Johnson & Johnson asked a federal judge to take over 2,400 baby-powder lawsuits it faces instead of allowing the cases to go before state court juries around the country, where the company has a mixed record, Bloomberg News reported. The health care company is seeking to take advantage of court protections available to J&J’s bankrupt talc supplier Imerys Talc America Inc. Under chapter 11 protection, Imerys is able to temporarily halt lawsuits it faces while the company negotiates with plaintiffs and tries to reorganize. Because it isn’t in bankruptcy, J&J would normally not be able use those protections. In this case, the company is arguing that because it has contractual ties to Imerys, J&J has the right to force any cases that could involve both companies to be adjudicated in U.S. District Court in Wilmington, Delaware. J&J is facing more than 14,000 claims that its talc products caused ovarian cancer or mesothelioma, a rare cancer linked to asbestos exposure. The company has denied that its products are harmful. The case is In re Imerys Talc America Inc., 19-00103, U.S. District Court, the bankruptcy case is 19-10289, U.S. Bankruptcy Court. Both cases are in the District of Delaware (Wilmington).
The U.S. Attorney’s Office said it has agreed not to prosecute one of the country’s biggest gold refineries, Republic Metals Corp. (RMC), after an investigation into possible money laundering, Reuters reported. The probe is part of a broader crackdown by U.S. authorities on imports of gold from South American countries such as Colombia and Peru that is illegally mined or used to launder drug money. Investigators in 2017 said that another U.S. refiner, Elemetal, had bought billions of dollars’ worth of illegal gold from South America. Several of its employees received jail terms. The U.S. Attorney’s Office in the Southern District of Florida said on Wednesday that it had agreed a non-prosecution deal with RMC after “an investigation focusing on money laundering and violations of the Bank Secrecy Act.” RMC would continue to cooperate with an ongoing investigation and improve its anti-money laundering and compliance programs, it said in a statement on its website. Miami-based RMC declared bankruptcy last year. Its assets are being bought by rival refiner Asahi.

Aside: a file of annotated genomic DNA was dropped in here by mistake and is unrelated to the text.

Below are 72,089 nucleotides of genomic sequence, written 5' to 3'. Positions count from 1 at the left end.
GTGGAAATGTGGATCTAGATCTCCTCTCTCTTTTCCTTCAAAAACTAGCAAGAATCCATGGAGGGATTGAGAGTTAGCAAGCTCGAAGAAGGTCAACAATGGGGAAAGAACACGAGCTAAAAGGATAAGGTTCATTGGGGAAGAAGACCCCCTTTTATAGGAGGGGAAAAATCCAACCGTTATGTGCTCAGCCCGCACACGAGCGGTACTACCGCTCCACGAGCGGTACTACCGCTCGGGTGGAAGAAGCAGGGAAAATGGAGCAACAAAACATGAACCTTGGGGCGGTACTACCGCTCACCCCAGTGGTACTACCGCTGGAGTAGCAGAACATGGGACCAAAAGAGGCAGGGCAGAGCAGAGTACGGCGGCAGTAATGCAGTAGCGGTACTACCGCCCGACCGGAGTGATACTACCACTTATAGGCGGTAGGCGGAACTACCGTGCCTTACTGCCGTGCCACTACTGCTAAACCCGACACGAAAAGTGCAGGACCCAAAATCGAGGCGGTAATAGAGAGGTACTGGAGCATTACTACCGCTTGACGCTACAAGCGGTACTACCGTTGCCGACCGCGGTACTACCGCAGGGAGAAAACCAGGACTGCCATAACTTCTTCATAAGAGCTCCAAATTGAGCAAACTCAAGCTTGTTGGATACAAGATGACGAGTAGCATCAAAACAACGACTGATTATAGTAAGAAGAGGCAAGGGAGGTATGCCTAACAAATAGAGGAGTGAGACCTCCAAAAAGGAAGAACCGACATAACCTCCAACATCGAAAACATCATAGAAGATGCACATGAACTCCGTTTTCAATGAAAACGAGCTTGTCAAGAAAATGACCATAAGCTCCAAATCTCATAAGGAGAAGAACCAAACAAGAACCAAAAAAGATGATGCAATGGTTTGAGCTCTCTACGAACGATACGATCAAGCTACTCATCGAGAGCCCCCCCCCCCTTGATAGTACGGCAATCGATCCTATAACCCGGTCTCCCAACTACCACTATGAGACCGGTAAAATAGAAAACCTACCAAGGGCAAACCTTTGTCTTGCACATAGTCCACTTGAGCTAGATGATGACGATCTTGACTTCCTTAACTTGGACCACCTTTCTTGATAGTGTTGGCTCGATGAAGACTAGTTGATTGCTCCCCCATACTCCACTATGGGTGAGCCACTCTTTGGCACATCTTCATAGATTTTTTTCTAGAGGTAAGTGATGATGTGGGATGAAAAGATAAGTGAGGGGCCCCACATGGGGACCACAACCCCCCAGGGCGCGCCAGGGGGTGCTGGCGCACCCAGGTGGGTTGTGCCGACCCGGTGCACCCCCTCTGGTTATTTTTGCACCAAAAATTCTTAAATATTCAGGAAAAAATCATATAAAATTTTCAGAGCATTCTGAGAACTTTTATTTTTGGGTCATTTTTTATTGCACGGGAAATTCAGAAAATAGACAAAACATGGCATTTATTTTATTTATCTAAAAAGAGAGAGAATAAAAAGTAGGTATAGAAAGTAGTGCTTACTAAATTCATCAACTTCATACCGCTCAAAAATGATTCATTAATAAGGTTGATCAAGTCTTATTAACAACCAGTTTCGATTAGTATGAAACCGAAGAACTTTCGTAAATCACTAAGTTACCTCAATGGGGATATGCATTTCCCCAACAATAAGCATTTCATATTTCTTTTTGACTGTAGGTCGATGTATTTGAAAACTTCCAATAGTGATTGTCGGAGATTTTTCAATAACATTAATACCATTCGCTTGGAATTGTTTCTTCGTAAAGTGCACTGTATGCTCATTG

The U.S. District Attorney’s Office for Connecticut said that Joel C. Reilly of Wallingford, Conn., pleaded guilty to one count of bankruptcy fraud on Wednesday after allegedly securing credit using another individual’s name, then declaring bankruptcy on their behalf for those same loans, the New Haven Register reported. Reilly “fraudulently applied for and obtained loans and lines of credit in the name of another individual... without the victim’s knowledge or permission, using her name and personal information,” according to the U.S. District Attorney's office. The outstanding debt on the loans was approximately $211,142 as of December 2016, spokesman Tom Carson said, which Reilly could not repay.